[development] Suggestion for people releasing new modules and themes into CVS

Derek Wright drupal at dwwright.net
Wed Sep 13 18:12:45 UTC 2006

On Sep 13, 2006, at 10:24 AM, Khalid B wrote:

> I imagined that some would disagree with this, for that very reason.
> The other side of the coin is clutter in CVS and RSS feeds, but I  
> guess
> your argument wins.

i, too, *strongly* disagree with your original suggestion on this.   
the whole point of version control is keeping track of individual  
changes so you know when, who, and why any given change happened, so  
you can undo changes you don't like, and so you can more easily share  
those changes with others.  fixing N issues in 1 giant commit  
completely violates many of the benefits of using version control in  
the first place... 2 immediate examples of why this makes life  

1) if you need to undo a given change, but the same commit includes 4  
other things you want, you're totally screwed.  now you get to track  
down the various patches that were actually committed (something our  
existing practice isn't very good about -- you get a link to an issue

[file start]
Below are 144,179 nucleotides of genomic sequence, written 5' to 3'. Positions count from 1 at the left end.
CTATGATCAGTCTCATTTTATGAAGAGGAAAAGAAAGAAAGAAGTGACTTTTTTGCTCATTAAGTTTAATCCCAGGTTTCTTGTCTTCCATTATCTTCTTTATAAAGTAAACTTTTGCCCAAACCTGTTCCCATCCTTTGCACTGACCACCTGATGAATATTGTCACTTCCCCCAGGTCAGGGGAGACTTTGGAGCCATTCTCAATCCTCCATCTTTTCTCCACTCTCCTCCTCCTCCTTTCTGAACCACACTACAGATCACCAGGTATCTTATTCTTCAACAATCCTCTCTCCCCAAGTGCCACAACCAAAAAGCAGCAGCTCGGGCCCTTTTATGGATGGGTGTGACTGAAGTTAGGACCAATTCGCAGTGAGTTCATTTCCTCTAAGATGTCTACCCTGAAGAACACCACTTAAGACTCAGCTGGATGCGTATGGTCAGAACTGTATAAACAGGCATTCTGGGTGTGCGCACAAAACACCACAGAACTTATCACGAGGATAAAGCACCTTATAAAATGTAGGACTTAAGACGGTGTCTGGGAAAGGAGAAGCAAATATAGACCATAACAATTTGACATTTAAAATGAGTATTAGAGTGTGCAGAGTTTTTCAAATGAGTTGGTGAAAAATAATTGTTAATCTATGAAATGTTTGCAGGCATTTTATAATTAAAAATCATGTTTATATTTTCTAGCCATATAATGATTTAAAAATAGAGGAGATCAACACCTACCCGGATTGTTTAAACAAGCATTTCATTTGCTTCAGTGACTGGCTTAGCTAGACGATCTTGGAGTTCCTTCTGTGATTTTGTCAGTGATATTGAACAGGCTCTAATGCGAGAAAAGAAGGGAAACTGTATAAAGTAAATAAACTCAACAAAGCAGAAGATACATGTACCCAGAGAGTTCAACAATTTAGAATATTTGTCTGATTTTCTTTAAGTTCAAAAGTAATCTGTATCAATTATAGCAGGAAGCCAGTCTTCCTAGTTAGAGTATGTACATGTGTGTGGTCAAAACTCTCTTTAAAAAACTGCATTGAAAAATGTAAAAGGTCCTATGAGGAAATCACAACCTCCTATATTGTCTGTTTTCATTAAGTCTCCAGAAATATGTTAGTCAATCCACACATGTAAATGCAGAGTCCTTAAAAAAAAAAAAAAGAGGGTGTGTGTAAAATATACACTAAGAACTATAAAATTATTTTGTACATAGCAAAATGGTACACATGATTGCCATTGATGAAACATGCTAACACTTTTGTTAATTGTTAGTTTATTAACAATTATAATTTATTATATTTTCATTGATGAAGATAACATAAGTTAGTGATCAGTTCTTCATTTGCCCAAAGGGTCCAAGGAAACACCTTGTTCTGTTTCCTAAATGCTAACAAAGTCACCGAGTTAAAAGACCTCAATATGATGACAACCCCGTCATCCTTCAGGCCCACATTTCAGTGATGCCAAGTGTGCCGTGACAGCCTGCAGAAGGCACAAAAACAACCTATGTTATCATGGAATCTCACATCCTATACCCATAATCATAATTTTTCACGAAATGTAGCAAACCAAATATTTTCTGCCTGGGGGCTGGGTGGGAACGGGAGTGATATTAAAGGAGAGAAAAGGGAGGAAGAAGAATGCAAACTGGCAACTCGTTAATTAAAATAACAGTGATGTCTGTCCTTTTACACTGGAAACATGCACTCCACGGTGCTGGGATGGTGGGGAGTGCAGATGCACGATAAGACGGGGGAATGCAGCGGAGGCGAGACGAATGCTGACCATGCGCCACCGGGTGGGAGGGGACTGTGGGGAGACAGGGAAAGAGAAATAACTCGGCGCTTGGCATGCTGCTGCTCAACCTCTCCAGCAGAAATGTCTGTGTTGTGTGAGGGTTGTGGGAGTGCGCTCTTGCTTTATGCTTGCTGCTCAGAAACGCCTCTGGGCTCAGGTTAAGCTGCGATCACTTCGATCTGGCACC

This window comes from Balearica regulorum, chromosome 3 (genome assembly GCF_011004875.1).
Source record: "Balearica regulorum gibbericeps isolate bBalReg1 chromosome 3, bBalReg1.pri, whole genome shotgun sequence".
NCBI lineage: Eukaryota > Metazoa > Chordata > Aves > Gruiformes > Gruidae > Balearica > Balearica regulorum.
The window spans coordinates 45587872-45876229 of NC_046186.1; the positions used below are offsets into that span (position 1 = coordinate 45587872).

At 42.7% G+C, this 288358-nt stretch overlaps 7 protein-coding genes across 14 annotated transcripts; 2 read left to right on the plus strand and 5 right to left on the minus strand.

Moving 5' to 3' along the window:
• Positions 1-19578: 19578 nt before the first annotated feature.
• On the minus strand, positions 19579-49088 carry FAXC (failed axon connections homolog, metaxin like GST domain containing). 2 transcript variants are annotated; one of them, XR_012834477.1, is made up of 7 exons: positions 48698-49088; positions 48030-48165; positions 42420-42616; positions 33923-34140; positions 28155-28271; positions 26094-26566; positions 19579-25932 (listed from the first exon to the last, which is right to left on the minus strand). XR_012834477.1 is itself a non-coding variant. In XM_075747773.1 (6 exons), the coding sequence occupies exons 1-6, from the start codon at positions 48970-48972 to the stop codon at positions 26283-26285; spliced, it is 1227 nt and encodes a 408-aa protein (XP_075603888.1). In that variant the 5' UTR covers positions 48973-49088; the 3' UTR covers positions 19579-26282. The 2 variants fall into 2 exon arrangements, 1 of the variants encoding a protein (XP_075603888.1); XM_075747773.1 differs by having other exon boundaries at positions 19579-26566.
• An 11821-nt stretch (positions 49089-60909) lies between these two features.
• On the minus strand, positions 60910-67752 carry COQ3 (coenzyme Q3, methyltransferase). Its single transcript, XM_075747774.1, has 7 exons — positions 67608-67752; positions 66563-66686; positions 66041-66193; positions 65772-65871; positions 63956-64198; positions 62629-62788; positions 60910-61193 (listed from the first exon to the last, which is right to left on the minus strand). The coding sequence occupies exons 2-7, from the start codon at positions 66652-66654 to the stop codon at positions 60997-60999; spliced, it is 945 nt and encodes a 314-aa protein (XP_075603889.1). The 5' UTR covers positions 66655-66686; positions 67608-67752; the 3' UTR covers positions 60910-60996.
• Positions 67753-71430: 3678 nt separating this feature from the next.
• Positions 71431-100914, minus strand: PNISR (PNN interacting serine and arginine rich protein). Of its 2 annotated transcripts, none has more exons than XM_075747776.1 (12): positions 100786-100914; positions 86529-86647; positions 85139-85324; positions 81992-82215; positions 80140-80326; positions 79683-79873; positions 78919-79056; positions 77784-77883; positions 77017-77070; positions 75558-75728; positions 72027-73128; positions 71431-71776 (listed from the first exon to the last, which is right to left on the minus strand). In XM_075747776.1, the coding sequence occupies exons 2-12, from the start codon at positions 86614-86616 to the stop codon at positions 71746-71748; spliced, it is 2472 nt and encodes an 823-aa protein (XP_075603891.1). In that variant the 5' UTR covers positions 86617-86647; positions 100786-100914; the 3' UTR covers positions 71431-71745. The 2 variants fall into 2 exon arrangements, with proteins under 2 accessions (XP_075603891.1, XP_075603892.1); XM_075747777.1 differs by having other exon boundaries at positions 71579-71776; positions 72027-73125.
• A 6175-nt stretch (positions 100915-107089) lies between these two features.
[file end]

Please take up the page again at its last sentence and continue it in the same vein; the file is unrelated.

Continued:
id, but sometimes there are 60+ patches in the issue, and it's not  
always obvious which patch was actually used), undo the whole  
revision, re-apply the 4 patches you want to keep, re-test  
everything, commit it, etc.

2) you're looking at "cvs annotate" output to try to understand some  
code you're not familiar with.  there's a weird line in the code that  
doesn't make much sense, you think it's a bug, and you want to know  
where it came from.  you see it was last touched in revision 1.67,  
but when you look at the log message, there are 5 different issue  
#s. :(  now you have to read 5 issues to try to figure out which one  
of them might really be the source of this change, and how it might  
relate to the problems you're trying to understand...

avoiding "clutter" in the CVS logs and RSS feeds is looking at this  
completely backwards.  don't read all the logs if you don't care  
about all the changes. ;)  the solution here is to filter on messages  
you actually care about (i.e. the ones from projects you care about,  
or even the ones on specific branches of specific projects you care  
about).  there are already many ways to filter your view of the cvs  
commits based on what you want to see (either on the command-line, in  
various GUIs/viewcvs ways, and via drupal itself, e.g. http:// 
drupal.org/project/cvs/3281).  that's how to keep your signal/noise  
ratio high, not by trying to limit the overall # of commits in the repo.

anyway, enourmous -100 to this practice in the first place, and it  
should by no means become a "guideline". ;)  quite the contrary, the  
guideline should spell this out (with more concise language) and  
implore people to only make 1 change per commit...

> Does this mean you agree with all the rest of my points?

yes, i think the rest of them look good.  thanks for helping to  
document this wisdom.

-derek (dww)

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